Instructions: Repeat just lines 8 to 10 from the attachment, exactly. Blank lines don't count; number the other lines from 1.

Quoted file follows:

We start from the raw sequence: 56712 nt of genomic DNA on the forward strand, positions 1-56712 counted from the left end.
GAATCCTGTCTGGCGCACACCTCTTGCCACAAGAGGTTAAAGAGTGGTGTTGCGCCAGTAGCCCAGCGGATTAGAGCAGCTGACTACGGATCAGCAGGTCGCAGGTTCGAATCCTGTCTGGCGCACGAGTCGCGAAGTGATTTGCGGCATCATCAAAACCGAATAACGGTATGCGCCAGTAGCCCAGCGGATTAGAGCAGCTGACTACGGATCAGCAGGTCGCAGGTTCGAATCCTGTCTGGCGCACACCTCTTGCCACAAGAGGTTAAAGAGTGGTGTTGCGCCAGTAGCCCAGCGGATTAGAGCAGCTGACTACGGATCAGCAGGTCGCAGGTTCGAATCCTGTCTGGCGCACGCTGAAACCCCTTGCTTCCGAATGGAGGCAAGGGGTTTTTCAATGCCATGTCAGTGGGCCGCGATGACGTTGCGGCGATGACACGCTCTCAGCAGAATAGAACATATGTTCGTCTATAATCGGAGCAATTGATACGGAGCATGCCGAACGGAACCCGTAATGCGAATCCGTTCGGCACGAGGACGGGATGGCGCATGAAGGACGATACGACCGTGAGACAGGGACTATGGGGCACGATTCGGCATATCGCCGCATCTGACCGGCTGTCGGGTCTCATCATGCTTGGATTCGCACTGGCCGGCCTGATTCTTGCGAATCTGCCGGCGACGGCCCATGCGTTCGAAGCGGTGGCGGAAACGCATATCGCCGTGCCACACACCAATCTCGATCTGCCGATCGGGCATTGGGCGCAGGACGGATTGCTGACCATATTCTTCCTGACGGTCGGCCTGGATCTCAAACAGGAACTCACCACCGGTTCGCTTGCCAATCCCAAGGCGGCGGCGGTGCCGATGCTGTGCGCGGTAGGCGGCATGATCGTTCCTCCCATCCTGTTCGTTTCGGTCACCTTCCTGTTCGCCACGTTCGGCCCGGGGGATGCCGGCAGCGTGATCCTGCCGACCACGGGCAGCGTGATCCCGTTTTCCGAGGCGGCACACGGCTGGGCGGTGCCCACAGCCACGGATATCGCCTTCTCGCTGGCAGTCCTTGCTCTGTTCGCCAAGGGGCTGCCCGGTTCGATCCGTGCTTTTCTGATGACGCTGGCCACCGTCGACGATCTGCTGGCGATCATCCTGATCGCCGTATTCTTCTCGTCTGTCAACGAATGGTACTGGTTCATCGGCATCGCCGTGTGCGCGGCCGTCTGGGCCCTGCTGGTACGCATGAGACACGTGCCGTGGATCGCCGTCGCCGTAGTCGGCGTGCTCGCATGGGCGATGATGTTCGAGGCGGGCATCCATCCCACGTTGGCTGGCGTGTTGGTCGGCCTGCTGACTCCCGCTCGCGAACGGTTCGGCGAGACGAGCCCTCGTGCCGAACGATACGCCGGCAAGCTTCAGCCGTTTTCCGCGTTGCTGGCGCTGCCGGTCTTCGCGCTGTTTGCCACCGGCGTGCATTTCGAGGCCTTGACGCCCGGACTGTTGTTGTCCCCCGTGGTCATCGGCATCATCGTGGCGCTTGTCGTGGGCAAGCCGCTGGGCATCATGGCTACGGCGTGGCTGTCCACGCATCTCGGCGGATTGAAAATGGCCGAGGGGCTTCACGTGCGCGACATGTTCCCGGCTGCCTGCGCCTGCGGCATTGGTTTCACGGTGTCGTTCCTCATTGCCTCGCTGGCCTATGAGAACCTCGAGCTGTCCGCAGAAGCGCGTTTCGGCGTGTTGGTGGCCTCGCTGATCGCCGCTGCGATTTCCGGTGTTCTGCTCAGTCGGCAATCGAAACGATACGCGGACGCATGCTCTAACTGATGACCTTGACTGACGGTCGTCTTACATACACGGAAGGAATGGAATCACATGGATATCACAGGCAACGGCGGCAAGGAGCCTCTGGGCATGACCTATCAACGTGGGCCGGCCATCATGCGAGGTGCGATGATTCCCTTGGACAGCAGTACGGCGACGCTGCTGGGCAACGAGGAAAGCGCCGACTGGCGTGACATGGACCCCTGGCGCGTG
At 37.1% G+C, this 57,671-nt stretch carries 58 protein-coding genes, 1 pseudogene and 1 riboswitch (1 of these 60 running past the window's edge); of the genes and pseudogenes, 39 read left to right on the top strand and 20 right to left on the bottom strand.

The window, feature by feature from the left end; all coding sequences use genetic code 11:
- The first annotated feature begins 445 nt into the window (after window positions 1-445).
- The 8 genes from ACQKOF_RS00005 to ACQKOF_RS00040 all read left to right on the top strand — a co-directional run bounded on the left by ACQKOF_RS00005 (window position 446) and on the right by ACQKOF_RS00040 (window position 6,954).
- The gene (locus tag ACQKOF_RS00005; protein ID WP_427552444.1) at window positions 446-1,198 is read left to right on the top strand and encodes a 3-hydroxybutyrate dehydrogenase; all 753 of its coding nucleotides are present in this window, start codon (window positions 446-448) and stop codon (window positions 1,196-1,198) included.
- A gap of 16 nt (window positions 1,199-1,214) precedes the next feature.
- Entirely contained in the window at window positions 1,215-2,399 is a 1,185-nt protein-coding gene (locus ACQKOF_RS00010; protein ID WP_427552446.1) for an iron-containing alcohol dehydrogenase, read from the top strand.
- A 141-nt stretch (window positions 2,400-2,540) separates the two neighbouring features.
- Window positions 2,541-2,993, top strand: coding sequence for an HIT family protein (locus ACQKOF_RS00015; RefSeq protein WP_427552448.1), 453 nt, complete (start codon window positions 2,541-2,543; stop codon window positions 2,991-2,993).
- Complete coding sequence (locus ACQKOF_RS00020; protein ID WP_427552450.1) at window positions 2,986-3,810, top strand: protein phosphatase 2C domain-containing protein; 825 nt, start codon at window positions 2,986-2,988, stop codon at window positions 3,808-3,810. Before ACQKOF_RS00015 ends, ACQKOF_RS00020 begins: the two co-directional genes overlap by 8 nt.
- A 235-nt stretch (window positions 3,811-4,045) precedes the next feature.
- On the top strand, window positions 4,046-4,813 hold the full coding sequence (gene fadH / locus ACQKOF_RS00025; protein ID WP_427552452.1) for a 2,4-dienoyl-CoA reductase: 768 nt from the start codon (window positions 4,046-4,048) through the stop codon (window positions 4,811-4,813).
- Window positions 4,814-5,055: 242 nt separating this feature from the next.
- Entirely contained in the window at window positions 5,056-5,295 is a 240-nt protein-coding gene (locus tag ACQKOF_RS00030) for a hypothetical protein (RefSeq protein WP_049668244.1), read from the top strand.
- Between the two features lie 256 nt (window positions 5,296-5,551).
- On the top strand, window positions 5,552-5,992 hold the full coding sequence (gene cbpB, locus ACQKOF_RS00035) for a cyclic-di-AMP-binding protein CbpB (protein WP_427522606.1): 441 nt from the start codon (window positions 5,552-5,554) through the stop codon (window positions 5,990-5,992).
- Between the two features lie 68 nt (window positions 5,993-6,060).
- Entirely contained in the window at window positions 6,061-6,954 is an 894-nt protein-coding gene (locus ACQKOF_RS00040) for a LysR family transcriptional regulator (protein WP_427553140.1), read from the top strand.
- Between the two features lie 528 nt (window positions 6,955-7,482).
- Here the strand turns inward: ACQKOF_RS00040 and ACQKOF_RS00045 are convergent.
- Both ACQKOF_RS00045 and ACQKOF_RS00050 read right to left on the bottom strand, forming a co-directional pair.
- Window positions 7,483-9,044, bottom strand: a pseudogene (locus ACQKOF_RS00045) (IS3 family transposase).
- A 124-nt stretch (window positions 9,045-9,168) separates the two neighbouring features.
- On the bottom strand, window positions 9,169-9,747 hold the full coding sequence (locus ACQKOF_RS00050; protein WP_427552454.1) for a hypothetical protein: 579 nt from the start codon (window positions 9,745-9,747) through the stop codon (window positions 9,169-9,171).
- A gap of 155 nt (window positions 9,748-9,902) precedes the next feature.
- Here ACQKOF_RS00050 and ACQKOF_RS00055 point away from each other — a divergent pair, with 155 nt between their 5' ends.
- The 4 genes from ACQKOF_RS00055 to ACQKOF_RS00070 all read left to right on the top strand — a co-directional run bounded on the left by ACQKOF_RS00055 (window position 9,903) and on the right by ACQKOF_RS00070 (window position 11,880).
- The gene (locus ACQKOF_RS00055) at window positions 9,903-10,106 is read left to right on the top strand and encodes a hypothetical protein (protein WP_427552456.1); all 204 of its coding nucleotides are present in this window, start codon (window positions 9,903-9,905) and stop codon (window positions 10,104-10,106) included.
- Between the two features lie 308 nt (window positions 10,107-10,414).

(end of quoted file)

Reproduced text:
- A gap of 16 nt (window positions 1,199-1,214) precedes the next feature.
- Entirely contained in the window at window positions 1,215-2,399 is a 1,185-nt protein-coding gene (locus ACQKOF_RS00010; protein ID WP_427552446.1) for an iron-containing alcohol dehydrogenase, read from the top strand.
- A 141-nt stretch (window positions 2,400-2,540) separates the two neighbouring features.